Friday, March 27, 2009

Whole Wheat Bread (no white flour)

I just got my Wondermill and opened it for the first time yesterday. Beth and I decided that we should purchase the mill because we have cans and cans of wheat in our food storage that we have never used at all. I was afraid that when the time came that the wheat was necessary for survival, I would have no idea how to use it. I could have used my mother's hand wheat grinder but it looks sinister and the end result is not very fine if I recall correctly. But, I do plan to tackle the hand grinder soon just for educational purposes.

Anyway, the Wondermill is truly a wonder. The wheat grinds so fine that even Beth will be able to eat it. I made bread totally out of milled white wheat last evening for the first time. While it was heavier than white bread, it was quite tasty and the texture was good.

3 cups water (110 - 115 degrees)
1/3 cup of honey
1/3 cup canola oil
1 tbs. salt
1 tbs. dough enhancer
1 tbs. vital wheat gluten
5 - 7 cups of ground wheat (or wheat flour from store)

Combine water, honey, oil, salt, dough enhancer, and vital wheat gluten (you can use 2 tbs. buttermilk if you do not have the dough enhancer and vital wheat gluten) into your work bowl of your stand mixer (or in a large bowl if not using a mixer). Add yeast and stir until all yeast is dissolved. Allow yeast mixture to proof for five minutes. The mixture should be somewhat frothy. With the dough hook and the mixer at number 2 setting (medium low setting) add three cups of wheat flour. Allow the water to be absorbed by the flour. Add the remaining flour one cup at a time until the dough pulls away from the work bowl and forms a loose ball. The dough will not be as elastic as with white flour. Knead in the mixer for 5 minutes at the number 2 setting or knead by hand for 10 minutes. Do not add too much wheat flour as this will cause the loaves to be too heavy and dense.

Shape into 2-3 loaves (depending on the size of your bread pans) and place in greased pans. Let rise again until double. Bake at 350 degrees for 30-35 minutes until golden brown and a thump on the outside gives a hollow sound. You can also check for doneness with an instant read thermometer which will read 180 degrees when done.

Excellent served warm with butter and jam.

Thursday, March 19, 2009

Gyoza (Japanese Pot Stickers)

I learned to make these on my mission in Japan in the early 80's. They take a little time because of assembly. But they are such a crowd pleaser as an appetizer. Serve with soy sauce or sweet and sour sauce.

1 lb. lean ground meat
3 tbs. freshly grated ginger root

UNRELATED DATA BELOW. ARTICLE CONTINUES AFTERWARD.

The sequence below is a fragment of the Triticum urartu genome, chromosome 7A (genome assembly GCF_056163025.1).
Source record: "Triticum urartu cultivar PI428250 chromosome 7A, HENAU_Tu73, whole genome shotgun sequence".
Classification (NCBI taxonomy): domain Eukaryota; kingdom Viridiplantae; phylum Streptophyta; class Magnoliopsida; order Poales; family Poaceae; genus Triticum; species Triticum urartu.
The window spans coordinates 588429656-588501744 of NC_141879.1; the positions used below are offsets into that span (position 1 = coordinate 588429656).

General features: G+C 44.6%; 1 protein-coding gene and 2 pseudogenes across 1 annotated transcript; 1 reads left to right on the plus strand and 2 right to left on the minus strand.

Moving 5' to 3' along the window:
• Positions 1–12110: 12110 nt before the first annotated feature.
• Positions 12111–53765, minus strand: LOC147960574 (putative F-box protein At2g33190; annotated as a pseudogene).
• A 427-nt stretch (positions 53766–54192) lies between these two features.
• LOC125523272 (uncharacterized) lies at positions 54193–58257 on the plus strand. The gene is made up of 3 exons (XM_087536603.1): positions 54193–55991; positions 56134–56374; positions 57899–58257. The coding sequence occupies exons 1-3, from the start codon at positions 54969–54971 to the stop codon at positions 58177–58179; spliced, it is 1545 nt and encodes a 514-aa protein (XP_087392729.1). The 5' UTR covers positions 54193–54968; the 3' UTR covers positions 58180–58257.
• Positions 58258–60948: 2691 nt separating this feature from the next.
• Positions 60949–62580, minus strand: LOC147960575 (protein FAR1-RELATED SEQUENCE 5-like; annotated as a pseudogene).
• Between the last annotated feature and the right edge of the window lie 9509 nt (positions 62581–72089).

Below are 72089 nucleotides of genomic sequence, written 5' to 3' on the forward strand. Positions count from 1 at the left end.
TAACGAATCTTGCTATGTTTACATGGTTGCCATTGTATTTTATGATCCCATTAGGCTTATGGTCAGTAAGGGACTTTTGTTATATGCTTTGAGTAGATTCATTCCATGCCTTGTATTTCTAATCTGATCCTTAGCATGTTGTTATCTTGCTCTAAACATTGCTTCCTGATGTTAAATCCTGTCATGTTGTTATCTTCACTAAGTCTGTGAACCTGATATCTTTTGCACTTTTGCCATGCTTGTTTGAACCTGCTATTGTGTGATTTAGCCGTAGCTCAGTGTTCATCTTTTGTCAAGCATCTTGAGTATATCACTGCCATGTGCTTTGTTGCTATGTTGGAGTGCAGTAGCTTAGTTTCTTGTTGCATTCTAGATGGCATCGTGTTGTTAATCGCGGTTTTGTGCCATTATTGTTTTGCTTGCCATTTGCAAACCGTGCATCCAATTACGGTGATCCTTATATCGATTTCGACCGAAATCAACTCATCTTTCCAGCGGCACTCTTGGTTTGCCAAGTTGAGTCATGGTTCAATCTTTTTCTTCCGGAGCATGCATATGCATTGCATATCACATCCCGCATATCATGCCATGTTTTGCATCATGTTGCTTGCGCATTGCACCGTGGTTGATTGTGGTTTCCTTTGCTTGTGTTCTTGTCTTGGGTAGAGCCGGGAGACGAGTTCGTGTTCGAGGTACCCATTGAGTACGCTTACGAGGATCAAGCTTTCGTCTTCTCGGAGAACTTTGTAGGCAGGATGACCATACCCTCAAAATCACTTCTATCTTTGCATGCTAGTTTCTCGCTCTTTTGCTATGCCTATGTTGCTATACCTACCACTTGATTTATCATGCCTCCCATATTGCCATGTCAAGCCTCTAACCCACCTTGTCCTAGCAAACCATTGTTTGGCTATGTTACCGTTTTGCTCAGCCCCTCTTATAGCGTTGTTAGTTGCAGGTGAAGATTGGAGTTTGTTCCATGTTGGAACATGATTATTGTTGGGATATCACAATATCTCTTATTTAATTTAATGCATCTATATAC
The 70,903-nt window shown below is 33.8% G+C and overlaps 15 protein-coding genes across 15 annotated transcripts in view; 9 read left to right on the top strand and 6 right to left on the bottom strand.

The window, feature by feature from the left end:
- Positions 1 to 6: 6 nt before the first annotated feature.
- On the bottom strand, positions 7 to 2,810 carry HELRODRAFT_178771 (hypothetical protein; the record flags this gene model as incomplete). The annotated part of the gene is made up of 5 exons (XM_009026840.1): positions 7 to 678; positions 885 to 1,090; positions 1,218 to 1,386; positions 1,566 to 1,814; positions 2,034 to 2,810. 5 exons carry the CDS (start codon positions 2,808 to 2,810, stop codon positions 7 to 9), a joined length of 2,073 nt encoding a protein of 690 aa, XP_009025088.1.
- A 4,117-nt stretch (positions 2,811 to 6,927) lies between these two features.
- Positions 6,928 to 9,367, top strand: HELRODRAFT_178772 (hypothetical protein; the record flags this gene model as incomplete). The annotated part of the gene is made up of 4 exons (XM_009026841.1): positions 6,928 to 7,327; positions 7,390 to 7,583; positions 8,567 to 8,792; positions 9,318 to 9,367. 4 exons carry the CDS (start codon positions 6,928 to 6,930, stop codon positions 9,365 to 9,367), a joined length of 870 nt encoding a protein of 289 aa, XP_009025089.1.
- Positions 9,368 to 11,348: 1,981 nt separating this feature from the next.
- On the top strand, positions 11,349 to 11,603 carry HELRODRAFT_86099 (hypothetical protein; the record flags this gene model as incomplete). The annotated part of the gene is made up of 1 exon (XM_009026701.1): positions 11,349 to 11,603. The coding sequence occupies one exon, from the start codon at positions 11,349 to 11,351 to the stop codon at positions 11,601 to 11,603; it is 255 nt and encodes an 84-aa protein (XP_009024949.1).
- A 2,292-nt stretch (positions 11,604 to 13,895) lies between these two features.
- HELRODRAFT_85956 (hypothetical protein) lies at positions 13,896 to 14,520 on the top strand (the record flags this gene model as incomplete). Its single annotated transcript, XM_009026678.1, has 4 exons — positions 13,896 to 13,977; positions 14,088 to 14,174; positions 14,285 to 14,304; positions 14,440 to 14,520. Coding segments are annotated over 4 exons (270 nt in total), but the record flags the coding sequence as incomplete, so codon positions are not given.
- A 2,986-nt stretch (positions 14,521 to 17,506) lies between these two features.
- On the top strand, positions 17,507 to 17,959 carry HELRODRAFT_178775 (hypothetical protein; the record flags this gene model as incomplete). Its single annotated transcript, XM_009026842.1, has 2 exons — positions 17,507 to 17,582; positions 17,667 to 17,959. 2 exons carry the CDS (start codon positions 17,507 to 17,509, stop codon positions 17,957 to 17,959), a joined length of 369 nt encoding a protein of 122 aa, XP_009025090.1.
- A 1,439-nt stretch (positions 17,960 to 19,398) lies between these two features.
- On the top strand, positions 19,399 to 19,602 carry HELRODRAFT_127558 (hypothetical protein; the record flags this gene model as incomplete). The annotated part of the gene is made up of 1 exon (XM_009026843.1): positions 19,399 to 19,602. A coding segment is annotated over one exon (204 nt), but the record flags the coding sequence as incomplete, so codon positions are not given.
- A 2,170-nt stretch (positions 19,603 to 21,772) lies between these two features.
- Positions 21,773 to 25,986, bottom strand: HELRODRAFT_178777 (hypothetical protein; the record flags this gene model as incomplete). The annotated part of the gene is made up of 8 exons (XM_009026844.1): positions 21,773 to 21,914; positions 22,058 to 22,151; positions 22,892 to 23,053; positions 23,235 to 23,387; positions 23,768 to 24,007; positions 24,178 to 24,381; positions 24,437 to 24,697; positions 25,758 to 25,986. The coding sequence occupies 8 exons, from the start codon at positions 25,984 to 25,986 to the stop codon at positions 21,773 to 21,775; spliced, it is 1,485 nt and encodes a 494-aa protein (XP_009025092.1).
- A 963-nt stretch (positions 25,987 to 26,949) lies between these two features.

2 tbs. soy sauce
1 cup finely chopped cabbage
1 medium onion finely chopped
1 package of gyoza skins (wonton skins will work)

In a glass bowl, cook cabbage, onion, and soy sauce in the microwave until softened -- about three minutes on high. Allow to cool. Add ground meat and ginger. Mix well. Fill gyoza or wonton skins with 1 tsp of meat mixture and seal by folding over the skin and sealing with a little water. Place stuffed wontons on a cookie sheet dusted with flour until ready to cook.

To cook, use a fryer if possible. ( But it can easily be done in a pot on the stove). Fry until golden brown. Serve hot.

Alternate method:
In Japan, gyoza are steamed in a bamboo steamer. You can do the same thing on the stove. Add a tablespoon of oil and enough water to cover the bottom of a non-stick pan. Steam gyoza until done.

Spinach Casserole

I am feeling nostalgic for my childhood. This was a 70's Sunday dinner staple at my house growing up. The menu rarely varied -- roast, rice and gravy, salad, and spinach casserole. I rarely make it now because my family does not like spinach that much. Nowadays, people would consider this a dip. But we always used it as a side dish.

4 cans of spinach - drained as much as possible (do not use frozen with this recipe)
2 packages of cream cheese
1 stick of butter
1 can of artichoke hearts in water - drained
Italian breadcrumbs to top

Melt butter and cream cheese together. Add drained spinach and artichoke hearts. Pour in a casserole dish. Top with bread crumbs. Bake at 350 degrees until hot and ubbly.

Monday, March 2, 2009

Easy Almond White Cake

This is so easy I am almost embarrassed to post it. But it is my most requested cake. Simple but elegant, it can be made as a layer cake or as a sheet cake. My sister in law, Amanda@imperfectlybeautiful.blogspot.com, said she wants it for her birthday this year.